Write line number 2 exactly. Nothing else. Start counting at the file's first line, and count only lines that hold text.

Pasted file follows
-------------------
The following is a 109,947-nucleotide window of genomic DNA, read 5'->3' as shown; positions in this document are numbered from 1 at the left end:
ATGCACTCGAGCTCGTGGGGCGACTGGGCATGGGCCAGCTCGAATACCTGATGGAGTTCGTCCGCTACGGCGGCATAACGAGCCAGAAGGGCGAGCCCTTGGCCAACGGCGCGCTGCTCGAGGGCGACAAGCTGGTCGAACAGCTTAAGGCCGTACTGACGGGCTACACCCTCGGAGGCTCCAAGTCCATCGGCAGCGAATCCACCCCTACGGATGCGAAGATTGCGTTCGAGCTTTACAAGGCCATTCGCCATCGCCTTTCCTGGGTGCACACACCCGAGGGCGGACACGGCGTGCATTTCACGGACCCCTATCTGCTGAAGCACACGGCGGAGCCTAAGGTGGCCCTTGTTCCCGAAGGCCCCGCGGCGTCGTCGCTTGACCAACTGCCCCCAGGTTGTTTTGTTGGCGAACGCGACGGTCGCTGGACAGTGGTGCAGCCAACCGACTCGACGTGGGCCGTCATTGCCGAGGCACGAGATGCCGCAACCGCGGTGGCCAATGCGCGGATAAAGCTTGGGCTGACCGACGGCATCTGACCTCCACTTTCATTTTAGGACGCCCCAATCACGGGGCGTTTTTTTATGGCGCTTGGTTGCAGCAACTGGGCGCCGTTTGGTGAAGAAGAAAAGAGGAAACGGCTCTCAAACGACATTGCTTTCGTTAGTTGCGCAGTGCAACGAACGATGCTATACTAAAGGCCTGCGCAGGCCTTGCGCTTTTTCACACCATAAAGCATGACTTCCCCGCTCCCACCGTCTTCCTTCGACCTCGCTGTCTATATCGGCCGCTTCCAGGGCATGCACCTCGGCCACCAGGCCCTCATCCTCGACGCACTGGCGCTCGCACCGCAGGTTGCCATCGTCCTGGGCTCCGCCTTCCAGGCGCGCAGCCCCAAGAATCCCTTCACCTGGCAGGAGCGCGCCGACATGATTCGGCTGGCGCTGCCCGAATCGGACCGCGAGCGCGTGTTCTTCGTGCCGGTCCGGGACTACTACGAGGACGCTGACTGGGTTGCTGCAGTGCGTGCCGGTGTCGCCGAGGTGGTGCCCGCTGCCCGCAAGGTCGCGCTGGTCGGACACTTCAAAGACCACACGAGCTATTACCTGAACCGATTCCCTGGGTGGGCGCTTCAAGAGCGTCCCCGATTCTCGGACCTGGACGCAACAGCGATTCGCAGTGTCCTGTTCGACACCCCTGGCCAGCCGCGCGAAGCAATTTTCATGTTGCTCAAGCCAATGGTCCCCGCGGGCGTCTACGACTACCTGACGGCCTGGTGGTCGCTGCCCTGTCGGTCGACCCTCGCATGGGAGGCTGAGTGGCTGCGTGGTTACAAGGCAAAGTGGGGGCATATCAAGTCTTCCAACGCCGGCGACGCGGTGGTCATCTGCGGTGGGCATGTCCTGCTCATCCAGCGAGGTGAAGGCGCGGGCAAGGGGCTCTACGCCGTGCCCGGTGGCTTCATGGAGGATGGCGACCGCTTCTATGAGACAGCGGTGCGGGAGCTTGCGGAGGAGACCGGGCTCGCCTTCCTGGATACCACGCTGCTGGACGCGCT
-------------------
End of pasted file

ATGCACTCGAGCTCGTGGGGCGACTGGGCATGGGCCAGCTCGAATACCTGATGGAGTTCGTCCGCTACGGCGGCATAACGAGCCAGAAGGGCGAGCCCTTGGCCAACGGCGCGCTGCTCGAGGGCGACAAGCTGGTCGAACAGCTTAAGGCCGTACTGACGGGCTACACCCTCGGAGGCTCCAAGTCCATCGGCAGCGAATCCACCCCTACGGATGCGAAGATTGCGTTCGAGCTTTACAAGGCCATTCGCCATCGCCTTTCCTGGGTGCACACACCCGAGGGCGGACACGGCGTGCATTTCACGGACCCCTATCTGCTGAAGCACACGGCGGAGCCTAAGGTGGCCCTTGTTCCCGAAGGCCCCGCGGCGTCGTCGCTTGACCAACTGCCCCCAGGTTGTTTTGTTGGCGAACGCGACGGTCGCTGGACAGTGGTGCAGCCAACCGACTCGACGTGGGCCGTCATTGCCGAGGCACGAGATGCCGCAACCGCGGTGGCCAATGCGCGGATAAAGCTTGGGCTGACCGACGGCATCTGACCTCCACTTTCATTTTAGGACGCCCCAATCACGGGGCGTTTTTTTATGGCGCTTGGTTGCAGCAACTGGGCGCCGTTTGGTGAAGAAGAAAAGAGGAAACGGCTCTCAAACGACATTGCTTTCGTTAGTTGCGCAGTGCAACGAACGATGCTATACTAAAGGCCTGCGCAGGCCTTGCGCTTTTTCACACCATAAAGCATGACTTCCCCGCTCCCACCGTCTTCCTTCGACCTCGCTGTCTATATCGGCCGCTTCCAGGGCATGCACCTCGGCCACCAGGCCCTCATCCTCGACGCACTGGCGCTCGCACCGCAGGTTGCCATCGTCCTGGGCTCCGCCTTCCAGGCGCGCAGCCCCAAGAATCCCTTCACCTGGCAGGAGCGCGCCGACATGATTCGGCTGGCGCTGCCCGAATCGGACCGCGAGCGCGTGTTCTTCGTGCCGGTCCGGGACTACTACGAGGACGCTGACTGGGTTGCTGCAGTGCGTGCCGGTGTCGCCGAGGTGGTGCCCGCTGCCCGCAAGGTCGCGCTGGTCGGACACTTCAAAGACCACACGAGCTATTACCTGAACCGATTCCCTGGGTGGGCGCTTCAAGAGCGTCCCCGATTCTCGGACCTGGACGCAACAGCGATTCGCAGTGTCCTGTTCGACACCCCTGGCCAGCCGCGCGAAGCAATTTTCATGTTGCTCAAGCCAATGGTCCCCGCGGGCGTCTACGACTACCTGACGGCCTGGTGGTCGCTGCCCTGTCGGTCGACCCTCGCATGGGAGGCTGAGTGGCTGCGTGGTTACAAGGCAAAGTGGGGGCATATCAAGTCTTCCAACGCCGGCGACGCGGTGGTCATCTGCGGTGGGCATGTCCTGCTCATCCAGCGAGGTGAAGGCGCGGGCAAGGGGCTCTACGCCGTGCCCGGTGGCTTCATGGAGGATGGCGACCGCTTCTATGAGACAGCGGTGCGGGAGCTTGCGGAGGAGACCGGGCTCGCCTTCCTGGATACCACGCTGCTGGACGCGCT